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Ghost estates

Spaces and spectres of Ireland after NAMA

Cian O’Callaghan

to the Irish housing bubble. From the early 1990s, Ireland experienced a significant transformation of its demographic profile, coupling natural population growth with a reversal in migration trends. In 2004, the population exceeded four million for the first time since 1871 (Kitchin and Bartley, 2007: 1) and between 1991 and 2006, it increased by over 20 per cent from 3.53 million to 4.24 million (CSO, 2006). This population growth occurred in parallel with increased household 19 Spacing belonging fragmentation. The resultant need for new housing was shaped

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‘Of course I’m not Irish’

Young people in migrant worker families in Ireland

Naomi Tyrrell

enhancing migration research by incorporating migrants’ experiences, feelings and narratives into our understandings of what it means to migrate. This chapter brings these two bodies of research together by focusing on the experiences of children and young people in migrant worker families in Europe, i.e. children and young people who have migrated to Ireland because one or both of their parents have migrated for employment. These children’s and young people’s experiences often are overlooked because of the narrow definitions related to child migration and the assumption

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Migrants in the fields

Making work pay

Sally Daly

European economies, Krings, Bobek, Moriarty et al. (2009) suggest that continued participation in the Irish labour market reflects the comparably worse situation in the home countries. However, it is important to recognise that the decision to migrate is not exclusively an economic one. East–West migration may be informed by participation in social networks and may thus be made in a collectivist context, especially that of a family (Oyserman, Coon and Kemmelmeier, 2002). It may also be informed by exposure to social, ethnic and gender conflicts (Godzimirski, 2005). The

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Introduction

Geographies of the post-boom era

Denis Linehan and Caroline Crowley

between everyday life and global exchanges through the contexts of the ‘stuff ’ and banalities of contemporary everyday encounters: food, housing, leisure, migration, music, shopping, travel and work. These are the multiple layers of space we now inhabit. In all of these areas, the unstable socio-spatial relations forged in this epoch that framed the rise and fall of the Celtic Tiger have produced more complex relations between the individual, space and society (Sonnabend, 2003). These realities have arisen because of globalisation, because of information technology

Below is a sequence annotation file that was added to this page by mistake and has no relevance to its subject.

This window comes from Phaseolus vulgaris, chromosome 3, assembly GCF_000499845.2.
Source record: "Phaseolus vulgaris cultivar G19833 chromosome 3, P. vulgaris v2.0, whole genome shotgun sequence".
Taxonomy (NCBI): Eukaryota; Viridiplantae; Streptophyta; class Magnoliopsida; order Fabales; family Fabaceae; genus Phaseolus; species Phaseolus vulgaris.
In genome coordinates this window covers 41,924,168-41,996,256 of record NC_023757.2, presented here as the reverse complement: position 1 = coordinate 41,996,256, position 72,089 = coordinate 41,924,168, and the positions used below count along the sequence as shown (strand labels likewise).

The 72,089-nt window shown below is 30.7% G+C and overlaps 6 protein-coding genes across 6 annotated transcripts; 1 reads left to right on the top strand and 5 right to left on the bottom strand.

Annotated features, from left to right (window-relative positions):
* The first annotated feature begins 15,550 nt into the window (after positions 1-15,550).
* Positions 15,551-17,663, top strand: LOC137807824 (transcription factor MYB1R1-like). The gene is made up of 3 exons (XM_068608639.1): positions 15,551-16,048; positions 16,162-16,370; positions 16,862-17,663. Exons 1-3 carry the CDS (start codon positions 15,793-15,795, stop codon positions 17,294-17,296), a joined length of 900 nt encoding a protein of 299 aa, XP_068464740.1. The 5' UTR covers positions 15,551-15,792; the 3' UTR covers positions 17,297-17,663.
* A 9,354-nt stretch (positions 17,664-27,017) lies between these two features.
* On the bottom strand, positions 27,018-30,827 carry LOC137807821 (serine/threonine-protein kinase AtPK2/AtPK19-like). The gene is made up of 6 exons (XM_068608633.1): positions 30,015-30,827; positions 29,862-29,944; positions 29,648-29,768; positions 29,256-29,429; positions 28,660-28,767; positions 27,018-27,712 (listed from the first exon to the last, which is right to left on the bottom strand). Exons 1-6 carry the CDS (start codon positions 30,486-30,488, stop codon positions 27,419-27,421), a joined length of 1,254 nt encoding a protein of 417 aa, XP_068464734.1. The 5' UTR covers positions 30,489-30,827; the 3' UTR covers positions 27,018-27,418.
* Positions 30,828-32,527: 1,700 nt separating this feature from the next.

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‘Through American eyes’

100 years of Ireland in National Geographic magazine

Patrick J. Duffy

Berlin–Boston axis, though more like Boston than Berlin as it transformed into a cultural and political colony of the USA (Kirby, Gibbons and Cronin, 2002). The birth of Riverdance in 1994, commemorating Irish-American migration links, might be viewed as a curtain-raiser to the annihilation of traditional Ireland that was ushered in with the Celtic Tiger. There was an escalation in anxiety about loss of cultural identity and of what made us uniquely Irish that was regularly aired by the chattering media elites. The property boom resulted in rapid suburbanisation of a

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Essayist of place

Postcolonialism and ecology in the work of Tim Robinson

Eóin Flannery

forced migration, suffering, and human violence.20 Essayist of place: postcolonialism and ecology While Harris’s immediate context is the protracted, and variegated, experiences of slavery, plantations and indentured migration in the Caribbean, the authors seek to progress from Harris’s local vision to a working methodology for the discourse of postcolonial ecocriticism. Given that our discussion strives to situate Robinson’s oeuvre within this latter discourse, DeLoughrey and Handley’s critical manifesto offers relevant, and enabling, arguments on just how Robinson

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Raising the emerald curtain

Communities and collaboration along the Irish border

Caroline Creamer and Brendan O’Keeffe

and failed to stem economic decline and out-migration. They also demonstrate the precariousness of formal partnerships in the current funding structures. The case of Kiltyclogher-Garrison-Rossinver is representative of the many cross-border initiatives that have been led by civil society. Recognising that by working together they could achieve far more for their respective communities than they could by working alone, the KiltyCashel Project was established in 2001. The project has engaged in a range of socioeconomic revitalisation programmes including the provision

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Genius loci

The geographical imagination of Tim Robinson

Patrick Duffy

Kavanagh (ed.), The Complete Poems of Patrick Kavanagh (New  York:  Peter Kavanagh Hand Press, 1972), 238. 75 Robert Lloyd Praeger, The Way That I Went (Dublin: Allen Figgis, 1969), 20. 76 Robinson, A Twisty Journey, x, and Listening, 21. 77 Rebecca Solnit, A Book of Migrations:  Some Passages in Ireland (London:  Verso, 1997), 61. 78 Rebecca Solnit, Wanderlust: A History of Walking (London: Verso, 2002), 9. 79 Robinson, Gaelic Kingdom, 297, 311, 294. 80 Robinson, Listening, 190 81 Robinson, Pilgrimage, 12.